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we're setting up an ubuntu server 10.04 host with kvm. The host is setup with a bond and bridged interfaces to allow the guests access to the network without natting. Our current configuration is working fine, except when we're restarting the network with an /etc/init.d/networking restart. After restarting the network, the guests lose connectivity. The only way to restore it is to halt the guest and start it again.

I've been looking around but I can't seem to find any known bug/issue/report of this behavior.

Here follows our network configuration file:

auto lo
iface lo inet loopback

auto bond0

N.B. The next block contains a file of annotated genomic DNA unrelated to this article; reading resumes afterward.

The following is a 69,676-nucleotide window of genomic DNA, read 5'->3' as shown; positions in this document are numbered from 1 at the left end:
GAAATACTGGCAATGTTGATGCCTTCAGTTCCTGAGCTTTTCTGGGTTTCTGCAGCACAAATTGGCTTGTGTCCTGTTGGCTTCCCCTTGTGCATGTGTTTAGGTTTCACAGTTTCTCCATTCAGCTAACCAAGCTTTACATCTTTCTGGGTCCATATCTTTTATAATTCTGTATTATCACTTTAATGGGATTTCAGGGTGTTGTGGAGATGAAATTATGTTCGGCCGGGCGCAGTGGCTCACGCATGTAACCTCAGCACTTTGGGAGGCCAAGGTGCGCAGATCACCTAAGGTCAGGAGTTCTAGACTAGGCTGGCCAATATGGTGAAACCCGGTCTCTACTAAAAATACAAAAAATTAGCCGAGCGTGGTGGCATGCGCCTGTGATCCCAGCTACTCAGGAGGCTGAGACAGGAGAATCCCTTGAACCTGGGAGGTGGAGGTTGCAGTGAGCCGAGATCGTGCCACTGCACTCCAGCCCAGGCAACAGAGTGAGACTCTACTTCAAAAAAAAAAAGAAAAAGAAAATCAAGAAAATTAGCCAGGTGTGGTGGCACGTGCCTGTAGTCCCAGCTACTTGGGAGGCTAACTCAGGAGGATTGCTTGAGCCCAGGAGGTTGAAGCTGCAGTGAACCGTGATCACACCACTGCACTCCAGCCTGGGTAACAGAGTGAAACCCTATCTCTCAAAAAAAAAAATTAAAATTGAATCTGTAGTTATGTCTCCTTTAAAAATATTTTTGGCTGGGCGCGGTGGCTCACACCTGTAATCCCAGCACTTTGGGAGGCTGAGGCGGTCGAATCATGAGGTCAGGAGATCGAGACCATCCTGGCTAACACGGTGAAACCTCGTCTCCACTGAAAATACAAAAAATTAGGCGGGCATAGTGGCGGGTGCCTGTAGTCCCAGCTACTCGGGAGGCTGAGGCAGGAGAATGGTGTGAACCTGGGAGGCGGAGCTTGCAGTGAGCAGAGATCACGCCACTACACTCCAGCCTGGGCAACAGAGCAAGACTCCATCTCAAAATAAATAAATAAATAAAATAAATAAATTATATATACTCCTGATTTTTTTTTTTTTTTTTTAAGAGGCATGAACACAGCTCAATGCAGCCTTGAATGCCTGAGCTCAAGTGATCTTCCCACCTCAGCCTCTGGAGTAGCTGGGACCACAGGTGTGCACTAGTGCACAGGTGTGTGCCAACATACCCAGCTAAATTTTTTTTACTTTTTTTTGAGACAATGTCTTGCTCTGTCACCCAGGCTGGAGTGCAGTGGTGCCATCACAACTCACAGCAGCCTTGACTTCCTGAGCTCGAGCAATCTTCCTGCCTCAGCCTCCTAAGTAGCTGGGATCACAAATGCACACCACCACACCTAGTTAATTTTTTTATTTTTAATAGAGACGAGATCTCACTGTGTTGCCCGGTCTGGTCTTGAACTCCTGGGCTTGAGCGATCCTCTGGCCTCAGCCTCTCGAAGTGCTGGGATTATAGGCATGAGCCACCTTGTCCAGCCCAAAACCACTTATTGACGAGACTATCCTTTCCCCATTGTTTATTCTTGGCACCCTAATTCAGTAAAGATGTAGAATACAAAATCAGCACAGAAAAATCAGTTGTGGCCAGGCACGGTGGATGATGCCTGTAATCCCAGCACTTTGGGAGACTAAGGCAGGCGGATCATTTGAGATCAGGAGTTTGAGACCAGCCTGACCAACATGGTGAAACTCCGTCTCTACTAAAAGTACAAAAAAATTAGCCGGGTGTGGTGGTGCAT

iface bond0 inet manual
    bond-slaves none
    bond-mode active-backup
    bond-downdelay 250
    bond-updelay 120
    bond-miimon 100

auto eth0
iface eth0 inet manual
    bond-master bond0
    bond-primary eth0 eth1

auto eth1
iface eth1 inet manual
    bond-master bond0
    bond-primary eth0 eth1

#bridge used by host
auto br-vlan180
iface br-vlan180 inet static
    address 10.0.0.200
    netmask 255.255.255.0
    gateway 10.0.0.1
    vlan-raw-device bond0
    bridge_ports vlan180
    bridge_maxwait 0
    bridge_fd 0
    bridge_stp off
#bridge without address, used by vm
auto br-vlan120
iface br-vlan120 inet manual
    vlan-raw-device bond0
    bridge_ports vlan120
    bridge_maxwait 0
    bridge_fd 0
    bridge_stp off

Thank you

ADDENDUM - brctl show output before and after nw restart:

BRCTL SHOW BEFORE NW RESTART

brctl show
bridge name bridge id       STP enabled interfaces
br-vlan120      8000.984be1644072   no      vlan120
                            vnet0